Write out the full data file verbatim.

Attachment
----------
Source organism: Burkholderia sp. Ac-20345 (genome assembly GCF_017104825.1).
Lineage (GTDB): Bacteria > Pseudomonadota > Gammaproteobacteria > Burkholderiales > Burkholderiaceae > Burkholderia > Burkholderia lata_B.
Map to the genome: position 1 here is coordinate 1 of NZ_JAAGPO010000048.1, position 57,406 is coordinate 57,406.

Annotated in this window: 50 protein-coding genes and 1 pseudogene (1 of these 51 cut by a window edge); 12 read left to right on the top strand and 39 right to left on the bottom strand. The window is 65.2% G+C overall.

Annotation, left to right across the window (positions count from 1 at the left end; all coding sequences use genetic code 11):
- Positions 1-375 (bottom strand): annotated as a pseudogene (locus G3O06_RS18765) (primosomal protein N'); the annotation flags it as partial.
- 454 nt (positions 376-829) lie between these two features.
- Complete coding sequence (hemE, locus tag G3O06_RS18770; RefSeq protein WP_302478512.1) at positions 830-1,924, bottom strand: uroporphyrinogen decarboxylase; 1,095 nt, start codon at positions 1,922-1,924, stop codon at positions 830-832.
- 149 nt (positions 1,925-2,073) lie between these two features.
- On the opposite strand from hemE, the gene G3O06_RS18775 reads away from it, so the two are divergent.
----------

Source organism: Burkholderia sp. Ac-20345 (genome assembly GCF_017104825.1).
Lineage (GTDB): Bacteria > Pseudomonadota > Gammaproteobacteria > Burkholderiales > Burkholderiaceae > Burkholderia > Burkholderia lata_B.
Map to the genome: position 1 here is coordinate 1 of NZ_JAAGPO010000048.1, position 57,406 is coordinate 57,406.

Annotated in this window: 50 protein-coding genes and 1 pseudogene (1 of these 51 cut by a window edge); 12 read left to right on the top strand and 39 right to left on the bottom strand. The window is 65.2% G+C overall.

Annotation, left to right across the window (positions count from 1 at the left end; all coding sequences use genetic code 11):
- Positions 1-375 (bottom strand): annotated as a pseudogene (locus G3O06_RS18765) (primosomal protein N'); the annotation flags it as partial.
- 454 nt (positions 376-829) lie between these two features.
- Complete coding sequence (hemE, locus tag G3O06_RS18770; RefSeq protein WP_302478512.1) at positions 830-1,924, bottom strand: uroporphyrinogen decarboxylase; 1,095 nt, start codon at positions 1,922-1,924, stop codon at positions 830-832.
- 149 nt (positions 1,925-2,073) lie between these two features.
- On the opposite strand from hemE, the gene G3O06_RS18775 reads away from it, so the two are divergent.